Looking for a wild day out this May? Why not discover what wonderful wildlife our country has to offer at the British Wildlife Centre in Lingfield? Go on, take a walk on the wildside!
The British Wildlife Centre was found in 1997 by former dairy farmer, David Mills and it has become home to the finest collection of native wildlife in Britain, perfect for a family day out.
David set up the centre to inspire and educate people about wildlife and the importance of conservation, with the centre’s objective remaining the same – to help people learn about the native wildlife around us in the hope that they will want to contribute to conservation.
There are approximately 40 species on display in their natural habitats at the centre, ranging from American Minks, Fallow Deer to the rare Scottish Wildcat. If you are a Harry Potter fan you will be able to see the famous Snowy Owl, much like Harry’s owl, Hedwig.
As you can imagine, there are plenty of photo opportunities, and if you are a keen photographer, you may like to attend one of their photography days, which include access inside selected enclosures.
Every half an hour there are talks from knowledgeable keepers to further educate visitors about typical wildlife behaviour for each animal, and there are chances to watch the animals being fed.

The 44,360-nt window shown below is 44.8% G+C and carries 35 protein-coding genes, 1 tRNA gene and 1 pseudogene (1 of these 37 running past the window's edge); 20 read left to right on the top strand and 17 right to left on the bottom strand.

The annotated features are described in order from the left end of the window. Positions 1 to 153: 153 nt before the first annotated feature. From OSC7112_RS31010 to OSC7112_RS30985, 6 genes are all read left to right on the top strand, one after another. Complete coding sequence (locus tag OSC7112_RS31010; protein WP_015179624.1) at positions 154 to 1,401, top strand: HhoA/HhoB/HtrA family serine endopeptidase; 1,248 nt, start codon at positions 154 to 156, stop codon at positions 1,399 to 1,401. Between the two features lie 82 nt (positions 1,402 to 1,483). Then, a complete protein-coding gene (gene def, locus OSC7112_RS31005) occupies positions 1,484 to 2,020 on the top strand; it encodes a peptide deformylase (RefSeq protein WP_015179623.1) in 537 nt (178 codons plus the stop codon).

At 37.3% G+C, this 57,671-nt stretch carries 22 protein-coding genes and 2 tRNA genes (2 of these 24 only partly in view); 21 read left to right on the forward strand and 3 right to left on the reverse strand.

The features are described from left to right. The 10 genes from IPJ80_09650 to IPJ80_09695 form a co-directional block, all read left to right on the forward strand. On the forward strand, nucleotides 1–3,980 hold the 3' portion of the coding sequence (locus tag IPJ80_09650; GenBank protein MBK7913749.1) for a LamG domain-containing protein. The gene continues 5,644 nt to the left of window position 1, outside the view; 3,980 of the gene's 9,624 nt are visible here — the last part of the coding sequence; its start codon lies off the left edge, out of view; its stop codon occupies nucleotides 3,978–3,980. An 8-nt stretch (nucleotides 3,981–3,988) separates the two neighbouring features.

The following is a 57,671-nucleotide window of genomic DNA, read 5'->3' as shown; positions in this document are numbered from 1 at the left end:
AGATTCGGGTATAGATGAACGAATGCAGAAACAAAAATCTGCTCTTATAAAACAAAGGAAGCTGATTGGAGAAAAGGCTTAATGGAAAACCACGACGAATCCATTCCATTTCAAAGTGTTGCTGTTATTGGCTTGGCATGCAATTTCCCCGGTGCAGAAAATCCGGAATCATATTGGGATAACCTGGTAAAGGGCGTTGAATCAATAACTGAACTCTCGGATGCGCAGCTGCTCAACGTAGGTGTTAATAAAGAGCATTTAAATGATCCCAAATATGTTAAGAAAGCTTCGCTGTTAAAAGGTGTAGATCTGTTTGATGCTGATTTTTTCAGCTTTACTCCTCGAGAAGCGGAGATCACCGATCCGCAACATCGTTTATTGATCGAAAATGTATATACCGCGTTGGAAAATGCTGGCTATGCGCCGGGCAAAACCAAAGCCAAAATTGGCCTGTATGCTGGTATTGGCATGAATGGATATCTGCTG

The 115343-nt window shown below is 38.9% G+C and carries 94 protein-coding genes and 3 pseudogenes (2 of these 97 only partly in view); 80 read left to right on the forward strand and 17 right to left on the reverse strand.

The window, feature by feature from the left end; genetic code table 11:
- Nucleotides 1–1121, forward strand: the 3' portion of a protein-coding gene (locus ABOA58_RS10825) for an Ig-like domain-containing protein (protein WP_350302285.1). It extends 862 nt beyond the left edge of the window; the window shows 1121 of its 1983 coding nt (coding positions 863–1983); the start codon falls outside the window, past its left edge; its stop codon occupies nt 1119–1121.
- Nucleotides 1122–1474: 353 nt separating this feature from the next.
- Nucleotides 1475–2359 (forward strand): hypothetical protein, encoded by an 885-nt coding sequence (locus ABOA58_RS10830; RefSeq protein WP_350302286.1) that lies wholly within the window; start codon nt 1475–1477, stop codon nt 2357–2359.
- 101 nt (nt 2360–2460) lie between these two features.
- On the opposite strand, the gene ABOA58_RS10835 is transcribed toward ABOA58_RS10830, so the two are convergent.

Sometimes a whole day of learning can take its toll on younger children and Pip’s Corner Children’s Activity Area is the perfect solution for short attention spans!
There are opportunities to build a heron’s nest, explore an underground badger sett and to climb and slide down an otter bank. When the time comes to refuel, there is a marvellous café on site serving hot and cold food and drinks and two scenic picnic areas.
The British Wildlife Centre is the perfect venue to learn about Britain’s wildlife with the keepers to bring the teaching to life. Their Animal Encounters school programmes are designed to complement a variety of national curriculum topics in science, history and geography for pupils studying at Key Stages 1, 2 and 3.
This active learning experience is a real-life natural history lesson, engaging students and creating an environment where they can put their learning into context which has proved to be hugely beneficial.
Unlike similar venues, the British Wildlife Centre will not be open to the public during school visits which will ensure a focused trip – all school groups are led by one of the centre’s experienced keepers.
The centre has many exciting plans for 2017, including creating a reptile area on the wetlands nature reserve. This contained area will be home to native snakes and lizards, including the rare
Sand Lizard, which has suffered major habitat loss.
They have also been working hard to transform ten acres of redundant farmland into a prime wetland habitat with ponds, grassland and wild flowers to attract an array of wading birds and other wildlife to this beautiful spot.
The centre is a privately owned organisation, and their profits contribute to improving the accommodation for the animals, breeding programmes, habitat conservation and they are used to provide the best experience for future visitors.[box type=”info” align=”” class=”” width=”600″]For more information about the centre and admission prices, visit: www.britishwildlifecentre.co.uk/[/box]
By Georgia Lambert